A true classic. This book portrays the suffering of the Irish people as they starve and the cruelty and insensitivity of the English as they allow the Irish to starve. I found both the strength and courage and the humiliation of one family and their neighbors to be incredibly moving.
A financial trader pontificates and at times seems like he is generalizing what he learned from the markets to outside the markets, but there is nothing there to grab. Also, he spends a lot of time telling you how smart he is.
In a post-apocolyptic world, women live inside the walls and give their sons to the men outside the walls. At the age of 15, the sons can stay outside as warriors or come inside as servitors. There are many currents running beneath this apparently straight-forward arranagment. The female protaganist, Stavia, explores the limits on each side.
Georgiana was a boring woman, rich, spoiled, idle and promiscuous. She was a compulsive liar, a compulsive gambler, a compulsive spender, needy, clinging, spoiled, immature. In a word: trailer trash (OK, 2 words). Ugh
Strong females-a French resistance fighter, a pilot, an OSS agent, a Jewish child shipped to the US, a fiction writer turned journalist, Rosie the Riveter and somewhat more typical males-a cryptocanalyst, an artist turned spy, a merchant marine, a marine fighting through the Pacific-tell separate stories of WWII all recounting tales of death, life, love, pain, suffering, redemption.
Not the best of the Inspector Lynley series. A full one-third of the start of the book barely mentions Lynley or Havers and St. James, Deborah and Lady Helen act very badly during that period. The finale, however, is rousing.
Madame de Pompadour was the official mistress of Louis XV for 20 years, until her death at the age of 42. She had an enormous amount of influence on the politics of the country and this book goes into great deal about how she accomplished that. However, despite all of the detail about what she did, there is very little sense of why she did it. I only got a superficial sense of her, who she was, her relationship to the king, her family, her friends, her motivations. Well written, well researched but ultimately disappointing.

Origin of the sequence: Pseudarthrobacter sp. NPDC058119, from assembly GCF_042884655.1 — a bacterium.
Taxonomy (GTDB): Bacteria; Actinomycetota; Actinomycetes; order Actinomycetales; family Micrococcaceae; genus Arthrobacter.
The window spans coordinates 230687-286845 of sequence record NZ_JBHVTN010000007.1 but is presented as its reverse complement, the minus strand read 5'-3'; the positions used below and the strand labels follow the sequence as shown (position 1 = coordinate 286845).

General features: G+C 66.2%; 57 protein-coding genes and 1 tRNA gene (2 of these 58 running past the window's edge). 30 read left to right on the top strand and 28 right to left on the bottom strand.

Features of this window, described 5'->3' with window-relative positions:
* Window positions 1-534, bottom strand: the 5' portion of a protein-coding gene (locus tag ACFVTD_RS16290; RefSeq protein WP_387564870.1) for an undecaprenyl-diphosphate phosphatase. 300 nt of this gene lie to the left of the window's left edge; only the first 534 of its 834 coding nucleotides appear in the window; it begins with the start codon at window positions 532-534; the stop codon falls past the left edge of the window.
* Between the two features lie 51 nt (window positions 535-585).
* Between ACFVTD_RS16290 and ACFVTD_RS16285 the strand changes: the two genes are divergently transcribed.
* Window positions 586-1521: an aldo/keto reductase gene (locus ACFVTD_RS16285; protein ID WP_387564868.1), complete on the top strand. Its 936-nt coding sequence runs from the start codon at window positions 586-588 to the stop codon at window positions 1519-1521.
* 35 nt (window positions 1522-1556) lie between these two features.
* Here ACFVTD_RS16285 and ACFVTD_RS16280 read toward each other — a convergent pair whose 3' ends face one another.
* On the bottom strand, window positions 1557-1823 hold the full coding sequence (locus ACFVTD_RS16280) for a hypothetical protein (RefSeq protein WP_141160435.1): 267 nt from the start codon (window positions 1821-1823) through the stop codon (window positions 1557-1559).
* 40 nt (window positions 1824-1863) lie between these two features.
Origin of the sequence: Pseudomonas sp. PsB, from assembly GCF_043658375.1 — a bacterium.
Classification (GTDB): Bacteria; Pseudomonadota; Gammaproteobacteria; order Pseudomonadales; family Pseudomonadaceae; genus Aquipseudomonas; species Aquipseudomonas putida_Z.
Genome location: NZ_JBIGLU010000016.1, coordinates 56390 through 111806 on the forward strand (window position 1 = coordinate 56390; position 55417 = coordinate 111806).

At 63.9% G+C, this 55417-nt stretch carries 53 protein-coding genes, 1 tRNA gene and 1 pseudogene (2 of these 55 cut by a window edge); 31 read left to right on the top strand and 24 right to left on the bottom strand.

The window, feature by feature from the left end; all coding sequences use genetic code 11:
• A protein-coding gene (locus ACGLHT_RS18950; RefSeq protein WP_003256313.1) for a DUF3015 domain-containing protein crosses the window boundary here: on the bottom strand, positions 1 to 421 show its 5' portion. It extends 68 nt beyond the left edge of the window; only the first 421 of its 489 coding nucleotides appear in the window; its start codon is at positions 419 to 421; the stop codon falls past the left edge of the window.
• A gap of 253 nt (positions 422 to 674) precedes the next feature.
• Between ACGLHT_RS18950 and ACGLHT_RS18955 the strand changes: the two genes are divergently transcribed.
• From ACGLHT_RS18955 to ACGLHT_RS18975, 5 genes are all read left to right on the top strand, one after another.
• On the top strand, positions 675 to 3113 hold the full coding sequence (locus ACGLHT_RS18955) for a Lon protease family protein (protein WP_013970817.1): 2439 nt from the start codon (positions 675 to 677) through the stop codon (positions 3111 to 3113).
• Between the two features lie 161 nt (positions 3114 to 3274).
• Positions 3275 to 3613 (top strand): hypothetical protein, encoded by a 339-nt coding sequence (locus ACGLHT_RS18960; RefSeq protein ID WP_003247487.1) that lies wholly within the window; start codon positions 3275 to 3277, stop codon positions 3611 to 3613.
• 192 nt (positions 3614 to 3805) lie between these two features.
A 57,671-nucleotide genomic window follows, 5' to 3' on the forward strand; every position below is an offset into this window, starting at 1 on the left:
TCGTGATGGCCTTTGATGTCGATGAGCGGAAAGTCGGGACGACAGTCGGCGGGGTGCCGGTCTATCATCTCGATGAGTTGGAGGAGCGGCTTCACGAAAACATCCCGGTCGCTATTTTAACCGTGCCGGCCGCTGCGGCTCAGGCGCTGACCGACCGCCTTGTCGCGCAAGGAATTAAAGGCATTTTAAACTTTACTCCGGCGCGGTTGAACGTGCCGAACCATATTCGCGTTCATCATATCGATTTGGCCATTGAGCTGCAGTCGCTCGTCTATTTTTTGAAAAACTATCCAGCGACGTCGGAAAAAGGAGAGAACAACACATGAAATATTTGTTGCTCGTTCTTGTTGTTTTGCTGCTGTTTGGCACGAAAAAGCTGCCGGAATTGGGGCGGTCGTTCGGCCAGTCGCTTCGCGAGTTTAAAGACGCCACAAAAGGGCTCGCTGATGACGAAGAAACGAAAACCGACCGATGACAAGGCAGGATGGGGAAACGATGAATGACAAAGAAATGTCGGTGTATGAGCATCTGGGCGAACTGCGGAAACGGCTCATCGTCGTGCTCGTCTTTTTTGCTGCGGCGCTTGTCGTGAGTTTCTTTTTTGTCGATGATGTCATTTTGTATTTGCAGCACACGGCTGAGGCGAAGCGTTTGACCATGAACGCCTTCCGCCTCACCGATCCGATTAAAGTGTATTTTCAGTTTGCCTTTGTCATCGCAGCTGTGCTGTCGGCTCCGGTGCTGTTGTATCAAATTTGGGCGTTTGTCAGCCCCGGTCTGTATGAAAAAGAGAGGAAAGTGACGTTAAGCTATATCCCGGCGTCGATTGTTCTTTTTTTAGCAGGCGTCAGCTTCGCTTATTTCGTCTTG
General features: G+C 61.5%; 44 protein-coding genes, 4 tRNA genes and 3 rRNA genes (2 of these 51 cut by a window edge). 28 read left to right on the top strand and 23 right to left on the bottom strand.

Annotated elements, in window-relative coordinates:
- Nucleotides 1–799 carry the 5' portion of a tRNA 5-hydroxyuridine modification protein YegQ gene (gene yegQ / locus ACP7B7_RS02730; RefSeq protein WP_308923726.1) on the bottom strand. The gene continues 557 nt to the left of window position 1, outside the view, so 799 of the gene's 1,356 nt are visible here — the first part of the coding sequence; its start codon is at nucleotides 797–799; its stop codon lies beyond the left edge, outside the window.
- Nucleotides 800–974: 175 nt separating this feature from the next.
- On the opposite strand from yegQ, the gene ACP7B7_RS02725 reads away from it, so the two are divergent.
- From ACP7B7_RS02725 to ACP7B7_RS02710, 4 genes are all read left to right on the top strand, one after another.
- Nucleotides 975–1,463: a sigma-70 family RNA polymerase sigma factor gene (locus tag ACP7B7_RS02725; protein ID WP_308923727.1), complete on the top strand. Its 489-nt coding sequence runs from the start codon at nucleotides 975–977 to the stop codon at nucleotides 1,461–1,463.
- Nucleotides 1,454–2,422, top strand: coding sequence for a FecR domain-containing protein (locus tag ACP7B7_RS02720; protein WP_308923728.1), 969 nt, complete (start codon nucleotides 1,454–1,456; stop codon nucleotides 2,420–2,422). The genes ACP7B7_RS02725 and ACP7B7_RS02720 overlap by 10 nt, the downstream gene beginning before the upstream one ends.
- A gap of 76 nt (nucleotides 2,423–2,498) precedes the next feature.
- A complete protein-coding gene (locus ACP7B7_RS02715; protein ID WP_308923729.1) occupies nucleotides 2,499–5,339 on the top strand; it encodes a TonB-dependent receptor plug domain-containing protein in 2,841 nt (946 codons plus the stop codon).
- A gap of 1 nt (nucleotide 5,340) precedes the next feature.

A fictional memoir of a geisha written by a Western male. There were interesting details about the geisha life, but as a novel, it was pretty weak: there was a plot that involved the love sickness of the protagonist; there was some slight and flimsy characterization; and there was a plethora of platitudes and cliches.
Very thorough, albeit a trifle dry, exploration of the small amount actually known about Katherine Swynford. Alison Weir manages to eke out the outline of a romantic story from exceptionally meager sources and does it very well. One of the most remarkable things known about this apparently reclusive woman is that her children by John, the Beauforts, would become the direct forebears of the Royal Houses of York, Tudor, and Stuart, and of every British sovereign since 1461 in addition to four (some say five -- including George W. Bush) U.S. presidents.
Quintessential Reacher, plot holes and implausibilities and all. A man accused of using his sniping skills to kill five people asks for Reacher as soon as he's arrested. But when Reacher arrives, he arrives looking for vengeance. However, because Reacher wants all of his questions answered, he pulls at the loose ends and soon the whole fabric is revealed as a conspiracy and comes unraveled. The book moves fast enough that the reader can gloss over some of the questionable plot details and is fun enough that one can cry, "Oh no he didn't). This was a thoroughly enjoyable book and gets five stars because it does exactly what it sets out to do.
This was poorly written, the characters were cardboard, the history was inaccurate and anachronistic and, overall, the book was a thoroughly dismaying excuse for a book. Life is too short to waste my time on this sort of poorly written blather.